In 1964, a coup by the military ended the brief presidency of leftist João Goulart, resulting in a military dictatorship that would rule until 1985. While this period saw solid economic growth (The Brazilian Miracle) led in part by Brazil’s automotive industry, it was maintained through policies that were protectionist, nationalist, and authoritarian. Freedom of speech and political opposition were stifled.

Musicians who were part of the Tropicalismo movement, including Gilberto Gil and Caetano Veloso were arrested and imprisoned or exiled. Chico Barque left the country in self-imposed exile. Others, like João Gilberto, opted to remain in the United States.

Gilberto lived in the United States from 1962 until 1980, with the exception of two years spent in Mexico. During those years he recorded only five albums, including Getz/Gilberto and 1976’s Best of Two Worlds with Getz and second wife Miúcha, mother of Brazilian/jazz singer Bebel Gilberto.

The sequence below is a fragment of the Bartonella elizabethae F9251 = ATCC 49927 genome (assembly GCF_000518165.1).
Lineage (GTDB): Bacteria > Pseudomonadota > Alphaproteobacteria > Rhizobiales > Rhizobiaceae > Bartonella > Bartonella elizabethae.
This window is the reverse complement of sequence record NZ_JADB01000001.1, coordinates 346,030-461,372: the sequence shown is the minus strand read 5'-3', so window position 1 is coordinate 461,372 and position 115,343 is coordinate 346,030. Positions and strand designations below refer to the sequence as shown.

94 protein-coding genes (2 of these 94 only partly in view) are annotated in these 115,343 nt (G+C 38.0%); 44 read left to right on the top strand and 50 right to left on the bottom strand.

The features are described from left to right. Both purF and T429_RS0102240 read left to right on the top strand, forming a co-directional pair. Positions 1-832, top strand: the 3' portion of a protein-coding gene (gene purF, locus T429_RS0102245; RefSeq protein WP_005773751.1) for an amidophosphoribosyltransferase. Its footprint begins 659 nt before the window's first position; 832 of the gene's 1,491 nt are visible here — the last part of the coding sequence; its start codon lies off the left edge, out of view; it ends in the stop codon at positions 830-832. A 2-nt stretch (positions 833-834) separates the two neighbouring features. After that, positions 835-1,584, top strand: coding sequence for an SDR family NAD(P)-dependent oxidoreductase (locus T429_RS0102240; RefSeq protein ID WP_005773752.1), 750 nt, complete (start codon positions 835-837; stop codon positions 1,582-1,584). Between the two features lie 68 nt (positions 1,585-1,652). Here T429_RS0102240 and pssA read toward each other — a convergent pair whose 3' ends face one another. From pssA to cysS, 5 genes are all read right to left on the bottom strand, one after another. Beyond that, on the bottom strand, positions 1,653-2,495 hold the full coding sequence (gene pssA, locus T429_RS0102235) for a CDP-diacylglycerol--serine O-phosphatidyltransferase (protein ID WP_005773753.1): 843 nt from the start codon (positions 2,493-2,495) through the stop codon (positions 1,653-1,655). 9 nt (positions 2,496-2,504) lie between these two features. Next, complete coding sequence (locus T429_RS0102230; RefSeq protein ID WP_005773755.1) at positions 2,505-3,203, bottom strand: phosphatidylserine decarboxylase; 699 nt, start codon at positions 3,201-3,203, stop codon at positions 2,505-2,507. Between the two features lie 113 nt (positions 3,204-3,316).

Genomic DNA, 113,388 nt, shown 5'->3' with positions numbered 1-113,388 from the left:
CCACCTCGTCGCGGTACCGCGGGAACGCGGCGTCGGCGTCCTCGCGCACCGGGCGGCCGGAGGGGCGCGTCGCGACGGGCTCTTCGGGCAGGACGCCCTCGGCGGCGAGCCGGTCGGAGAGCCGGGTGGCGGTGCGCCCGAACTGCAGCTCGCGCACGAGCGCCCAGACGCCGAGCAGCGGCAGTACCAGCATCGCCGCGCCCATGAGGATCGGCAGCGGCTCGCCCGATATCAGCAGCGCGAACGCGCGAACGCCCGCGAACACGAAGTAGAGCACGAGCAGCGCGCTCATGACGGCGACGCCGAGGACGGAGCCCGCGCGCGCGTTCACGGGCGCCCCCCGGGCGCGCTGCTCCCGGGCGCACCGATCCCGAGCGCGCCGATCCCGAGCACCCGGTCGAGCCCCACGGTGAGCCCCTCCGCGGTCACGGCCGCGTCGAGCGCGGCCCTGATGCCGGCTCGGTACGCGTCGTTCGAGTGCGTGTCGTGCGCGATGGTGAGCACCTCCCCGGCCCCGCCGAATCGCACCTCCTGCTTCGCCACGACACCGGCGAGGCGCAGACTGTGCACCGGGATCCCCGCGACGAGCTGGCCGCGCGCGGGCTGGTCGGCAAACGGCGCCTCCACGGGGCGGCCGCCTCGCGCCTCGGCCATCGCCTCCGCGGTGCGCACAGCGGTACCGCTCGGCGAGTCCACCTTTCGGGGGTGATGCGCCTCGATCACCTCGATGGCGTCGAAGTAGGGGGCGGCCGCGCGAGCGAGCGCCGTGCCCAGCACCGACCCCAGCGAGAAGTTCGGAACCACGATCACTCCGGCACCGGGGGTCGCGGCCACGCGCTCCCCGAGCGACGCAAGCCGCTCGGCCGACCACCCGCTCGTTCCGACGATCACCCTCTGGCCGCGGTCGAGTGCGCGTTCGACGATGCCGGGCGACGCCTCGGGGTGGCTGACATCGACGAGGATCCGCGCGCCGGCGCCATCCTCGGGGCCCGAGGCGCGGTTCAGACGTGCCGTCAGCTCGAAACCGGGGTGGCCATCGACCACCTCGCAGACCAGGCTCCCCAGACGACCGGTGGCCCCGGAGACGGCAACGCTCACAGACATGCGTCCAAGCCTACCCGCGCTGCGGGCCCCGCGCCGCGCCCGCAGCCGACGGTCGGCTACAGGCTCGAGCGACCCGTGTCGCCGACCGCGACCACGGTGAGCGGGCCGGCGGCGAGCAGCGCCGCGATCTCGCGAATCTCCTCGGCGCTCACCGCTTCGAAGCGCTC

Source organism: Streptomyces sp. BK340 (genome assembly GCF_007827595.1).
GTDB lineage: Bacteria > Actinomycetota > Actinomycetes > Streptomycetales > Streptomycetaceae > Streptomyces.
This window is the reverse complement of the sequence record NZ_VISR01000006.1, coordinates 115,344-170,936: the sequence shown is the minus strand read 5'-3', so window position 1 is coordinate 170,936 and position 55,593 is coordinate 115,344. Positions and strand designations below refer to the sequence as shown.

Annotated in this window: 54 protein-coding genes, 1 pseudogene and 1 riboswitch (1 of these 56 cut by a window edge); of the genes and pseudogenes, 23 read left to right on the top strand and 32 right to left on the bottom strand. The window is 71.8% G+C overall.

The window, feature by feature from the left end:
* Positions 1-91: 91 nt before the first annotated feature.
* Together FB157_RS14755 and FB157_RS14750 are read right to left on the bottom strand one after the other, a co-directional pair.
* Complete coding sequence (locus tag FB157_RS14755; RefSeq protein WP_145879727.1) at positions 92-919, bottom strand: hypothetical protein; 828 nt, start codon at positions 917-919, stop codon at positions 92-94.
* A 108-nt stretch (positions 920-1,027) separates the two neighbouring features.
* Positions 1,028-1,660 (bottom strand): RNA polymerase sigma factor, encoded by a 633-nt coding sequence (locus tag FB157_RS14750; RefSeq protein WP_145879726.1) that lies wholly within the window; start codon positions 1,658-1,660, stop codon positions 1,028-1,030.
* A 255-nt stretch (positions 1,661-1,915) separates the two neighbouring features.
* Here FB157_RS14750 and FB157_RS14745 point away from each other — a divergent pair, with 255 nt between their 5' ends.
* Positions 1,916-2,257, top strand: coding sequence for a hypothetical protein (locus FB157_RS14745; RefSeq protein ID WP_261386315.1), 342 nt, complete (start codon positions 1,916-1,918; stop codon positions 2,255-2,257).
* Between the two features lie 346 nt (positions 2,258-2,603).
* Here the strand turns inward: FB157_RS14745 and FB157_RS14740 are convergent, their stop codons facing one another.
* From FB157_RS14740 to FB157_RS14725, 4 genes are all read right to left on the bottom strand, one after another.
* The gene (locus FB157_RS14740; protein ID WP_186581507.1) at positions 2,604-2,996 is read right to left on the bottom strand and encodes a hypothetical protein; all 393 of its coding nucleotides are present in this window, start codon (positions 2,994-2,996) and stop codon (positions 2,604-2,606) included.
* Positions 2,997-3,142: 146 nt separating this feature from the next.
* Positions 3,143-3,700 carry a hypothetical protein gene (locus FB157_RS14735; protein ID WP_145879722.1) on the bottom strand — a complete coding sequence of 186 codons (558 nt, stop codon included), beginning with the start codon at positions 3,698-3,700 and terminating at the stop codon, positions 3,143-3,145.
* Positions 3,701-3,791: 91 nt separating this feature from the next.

Final Years and Reactions to his death

João Gilberto was very careful about the sound of his recordings and he often forced bands and engineers to record many takes due to some issue with the sound of an instrument or voice that only he seemed able to hear. After moving back to Brazil he recorded another five albums and single-handedly helped to preserve Brazilian musical history by recording songs by artists such as Chico Buarque and Gilberto Gil. In 2008 he retired from live performance and, in the words of author Ruy Castro, author of the definitive history of bossa nova, Cenga de Saudade: